In retrospect, it would seem that that year of doing exactly what she wanted to do in, more or less, the manner she wanted to do it was the nucleus for the private practice she would ultimately structure for herself. But she wasn’t ready to take that step yet, for she knew there was more she needed to learn.
After graduating from law school and subsequently being licensed to practice in Colorado and Kansas, Jordan interned and ultimately accepted a position with Ergo Law, a law firm in Arvada where she gained valuable and extensive experience in business, estate planning and tax law while working with clients who had significant assets in their portfolio. She also learned, first-hand, about all that’s involved in running her own practice. “I asked every question I could think of,” she says, “and learned everything I could possibly learn. This included not only the technical side of the legal work, but also the business side of running a law firm.”
It was during this time that Jordan met a man, and, after a time, he was the one asking questions, for a change. Actually, there was just one question that he asked, and it turned out to be possibly one of the most important questions of her life. Her answer was simple: “Yes”. Roughly a year later, Jordan and Brady Buck, a commodities broker who grew up on a cattle ranch in Wray, were married. The couple moved to a residence in Wiggins, knowing that they would eventually make Wray, Colorado their permanent home.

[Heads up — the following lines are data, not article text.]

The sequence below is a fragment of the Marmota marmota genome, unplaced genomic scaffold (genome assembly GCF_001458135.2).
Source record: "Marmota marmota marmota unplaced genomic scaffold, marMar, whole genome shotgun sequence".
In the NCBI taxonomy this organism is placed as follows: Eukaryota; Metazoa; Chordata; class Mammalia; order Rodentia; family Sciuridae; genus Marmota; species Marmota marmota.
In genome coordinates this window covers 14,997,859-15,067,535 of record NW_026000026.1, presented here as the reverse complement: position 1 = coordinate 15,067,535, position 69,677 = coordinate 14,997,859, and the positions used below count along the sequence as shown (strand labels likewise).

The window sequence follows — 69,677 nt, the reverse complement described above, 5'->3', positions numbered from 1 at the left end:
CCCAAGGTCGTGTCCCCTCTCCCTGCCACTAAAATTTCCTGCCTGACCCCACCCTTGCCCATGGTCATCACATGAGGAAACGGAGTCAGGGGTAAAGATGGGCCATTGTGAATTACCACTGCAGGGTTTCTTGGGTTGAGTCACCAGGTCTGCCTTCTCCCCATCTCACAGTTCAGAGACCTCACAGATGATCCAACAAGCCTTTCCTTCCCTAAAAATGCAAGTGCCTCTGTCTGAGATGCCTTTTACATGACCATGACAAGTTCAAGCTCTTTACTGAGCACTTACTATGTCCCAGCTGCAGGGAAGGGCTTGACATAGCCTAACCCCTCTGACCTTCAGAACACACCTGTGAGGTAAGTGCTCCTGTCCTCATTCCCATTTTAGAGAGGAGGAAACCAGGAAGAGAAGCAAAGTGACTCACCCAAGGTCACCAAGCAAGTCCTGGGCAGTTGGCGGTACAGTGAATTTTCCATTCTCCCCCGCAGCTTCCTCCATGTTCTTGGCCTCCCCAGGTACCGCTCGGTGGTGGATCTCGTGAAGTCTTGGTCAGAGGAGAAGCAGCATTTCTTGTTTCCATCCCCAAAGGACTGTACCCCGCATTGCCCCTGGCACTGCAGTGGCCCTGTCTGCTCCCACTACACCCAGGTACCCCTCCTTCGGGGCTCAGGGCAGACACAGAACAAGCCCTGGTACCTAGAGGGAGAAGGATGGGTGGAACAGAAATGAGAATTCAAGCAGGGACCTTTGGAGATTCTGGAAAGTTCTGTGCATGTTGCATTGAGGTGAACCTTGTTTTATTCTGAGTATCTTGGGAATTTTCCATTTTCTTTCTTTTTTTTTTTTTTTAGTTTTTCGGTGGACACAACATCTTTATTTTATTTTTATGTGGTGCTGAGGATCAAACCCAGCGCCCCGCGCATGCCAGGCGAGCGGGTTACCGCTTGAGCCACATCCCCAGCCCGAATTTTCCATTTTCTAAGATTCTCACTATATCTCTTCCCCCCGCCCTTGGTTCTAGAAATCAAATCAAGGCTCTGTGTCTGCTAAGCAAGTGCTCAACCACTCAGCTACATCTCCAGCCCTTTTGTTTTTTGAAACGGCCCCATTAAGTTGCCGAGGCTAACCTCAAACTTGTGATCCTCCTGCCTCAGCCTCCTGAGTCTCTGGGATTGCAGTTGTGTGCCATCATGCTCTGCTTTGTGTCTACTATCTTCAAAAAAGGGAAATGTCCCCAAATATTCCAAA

While making a 65 mile one way commute from Wiggins to Arvada for 7 months was most likely not filled with abundant moments of blissful relaxation, (anyone who drives in Denver every day will appreciate the meaning of that sentence), a glance at the bigger picture reveals that Jordan’s willingness to make the trek actually paved the way for her to honor what is and always has been a high priority in her life. “I grew up in a small town,” Jordan says. “My roots are in eastern Colorado. I understand the culture and how people think. I know how important it is for people to know who they’re dealing with and to trust that their best interests are kept in mind. I share their small town values. And eastern Colorado is in desperate need of attorneys.”